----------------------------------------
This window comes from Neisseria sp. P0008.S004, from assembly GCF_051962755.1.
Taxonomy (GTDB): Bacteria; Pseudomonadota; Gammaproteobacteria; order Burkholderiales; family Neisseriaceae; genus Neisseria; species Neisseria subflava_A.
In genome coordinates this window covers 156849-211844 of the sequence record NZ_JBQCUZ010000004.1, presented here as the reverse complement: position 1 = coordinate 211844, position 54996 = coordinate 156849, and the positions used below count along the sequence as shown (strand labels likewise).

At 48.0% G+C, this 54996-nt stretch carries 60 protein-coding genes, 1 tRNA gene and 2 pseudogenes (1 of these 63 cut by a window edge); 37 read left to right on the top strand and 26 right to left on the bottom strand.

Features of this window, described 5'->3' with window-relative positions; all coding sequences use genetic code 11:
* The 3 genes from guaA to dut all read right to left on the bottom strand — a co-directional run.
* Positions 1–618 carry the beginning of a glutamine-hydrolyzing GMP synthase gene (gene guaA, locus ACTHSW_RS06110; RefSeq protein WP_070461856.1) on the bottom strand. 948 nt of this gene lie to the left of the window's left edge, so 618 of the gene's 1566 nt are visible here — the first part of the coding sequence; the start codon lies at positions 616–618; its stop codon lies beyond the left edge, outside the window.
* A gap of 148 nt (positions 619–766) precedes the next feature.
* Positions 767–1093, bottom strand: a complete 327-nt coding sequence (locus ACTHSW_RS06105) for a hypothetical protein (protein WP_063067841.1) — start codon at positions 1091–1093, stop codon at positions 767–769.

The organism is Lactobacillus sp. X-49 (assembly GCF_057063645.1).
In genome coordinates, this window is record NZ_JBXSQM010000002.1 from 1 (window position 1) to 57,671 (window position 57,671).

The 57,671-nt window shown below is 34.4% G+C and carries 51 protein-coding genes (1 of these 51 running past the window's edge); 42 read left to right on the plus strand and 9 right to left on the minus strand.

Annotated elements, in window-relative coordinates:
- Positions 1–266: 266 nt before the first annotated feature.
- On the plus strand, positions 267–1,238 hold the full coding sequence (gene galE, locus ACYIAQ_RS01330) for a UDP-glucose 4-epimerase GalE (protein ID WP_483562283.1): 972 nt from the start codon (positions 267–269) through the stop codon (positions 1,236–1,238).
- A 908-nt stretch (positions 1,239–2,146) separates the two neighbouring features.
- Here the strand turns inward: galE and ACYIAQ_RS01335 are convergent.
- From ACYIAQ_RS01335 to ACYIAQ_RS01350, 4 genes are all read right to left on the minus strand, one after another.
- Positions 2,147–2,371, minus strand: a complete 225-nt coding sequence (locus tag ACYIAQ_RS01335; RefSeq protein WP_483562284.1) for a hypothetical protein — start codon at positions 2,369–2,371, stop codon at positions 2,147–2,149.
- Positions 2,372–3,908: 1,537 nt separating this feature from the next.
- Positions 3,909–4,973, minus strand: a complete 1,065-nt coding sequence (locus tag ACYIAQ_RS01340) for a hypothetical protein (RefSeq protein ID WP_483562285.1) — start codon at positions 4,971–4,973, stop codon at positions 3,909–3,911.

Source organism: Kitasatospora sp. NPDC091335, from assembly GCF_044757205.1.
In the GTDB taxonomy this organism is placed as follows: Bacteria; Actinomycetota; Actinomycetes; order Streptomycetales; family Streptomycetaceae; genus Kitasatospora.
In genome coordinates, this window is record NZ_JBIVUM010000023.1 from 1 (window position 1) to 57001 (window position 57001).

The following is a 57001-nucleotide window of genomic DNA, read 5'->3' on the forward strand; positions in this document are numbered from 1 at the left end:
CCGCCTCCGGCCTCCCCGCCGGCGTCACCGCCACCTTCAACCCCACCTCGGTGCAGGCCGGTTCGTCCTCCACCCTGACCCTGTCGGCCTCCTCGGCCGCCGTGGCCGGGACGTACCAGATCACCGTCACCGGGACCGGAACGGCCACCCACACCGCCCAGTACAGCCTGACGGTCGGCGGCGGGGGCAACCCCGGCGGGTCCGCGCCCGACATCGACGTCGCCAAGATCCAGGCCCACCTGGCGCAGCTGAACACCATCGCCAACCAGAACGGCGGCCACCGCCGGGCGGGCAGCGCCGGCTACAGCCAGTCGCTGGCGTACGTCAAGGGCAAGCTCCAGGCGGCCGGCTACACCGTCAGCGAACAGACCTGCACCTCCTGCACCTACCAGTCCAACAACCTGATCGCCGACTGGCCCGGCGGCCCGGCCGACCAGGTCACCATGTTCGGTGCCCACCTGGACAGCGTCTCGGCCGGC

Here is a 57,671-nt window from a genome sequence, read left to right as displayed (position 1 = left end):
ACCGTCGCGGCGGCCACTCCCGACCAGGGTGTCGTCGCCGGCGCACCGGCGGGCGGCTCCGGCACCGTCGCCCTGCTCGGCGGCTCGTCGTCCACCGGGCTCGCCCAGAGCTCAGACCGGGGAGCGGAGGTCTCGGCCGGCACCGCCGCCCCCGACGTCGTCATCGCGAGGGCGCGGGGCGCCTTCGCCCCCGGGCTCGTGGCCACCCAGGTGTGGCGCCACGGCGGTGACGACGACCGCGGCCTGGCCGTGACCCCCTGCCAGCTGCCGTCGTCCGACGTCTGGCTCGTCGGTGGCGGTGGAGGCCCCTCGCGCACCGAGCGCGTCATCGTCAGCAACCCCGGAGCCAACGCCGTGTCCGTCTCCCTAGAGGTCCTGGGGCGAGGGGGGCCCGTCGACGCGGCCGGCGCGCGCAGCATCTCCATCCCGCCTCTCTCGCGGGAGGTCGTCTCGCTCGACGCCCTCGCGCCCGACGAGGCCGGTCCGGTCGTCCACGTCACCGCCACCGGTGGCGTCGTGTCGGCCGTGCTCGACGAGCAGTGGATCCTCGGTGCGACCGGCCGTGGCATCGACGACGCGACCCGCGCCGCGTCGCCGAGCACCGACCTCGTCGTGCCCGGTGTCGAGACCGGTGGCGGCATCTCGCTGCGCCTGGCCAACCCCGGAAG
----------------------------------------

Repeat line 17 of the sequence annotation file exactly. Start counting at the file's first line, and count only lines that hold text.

- Here the strand turns inward: galE and ACYIAQ_RS01335 are convergent.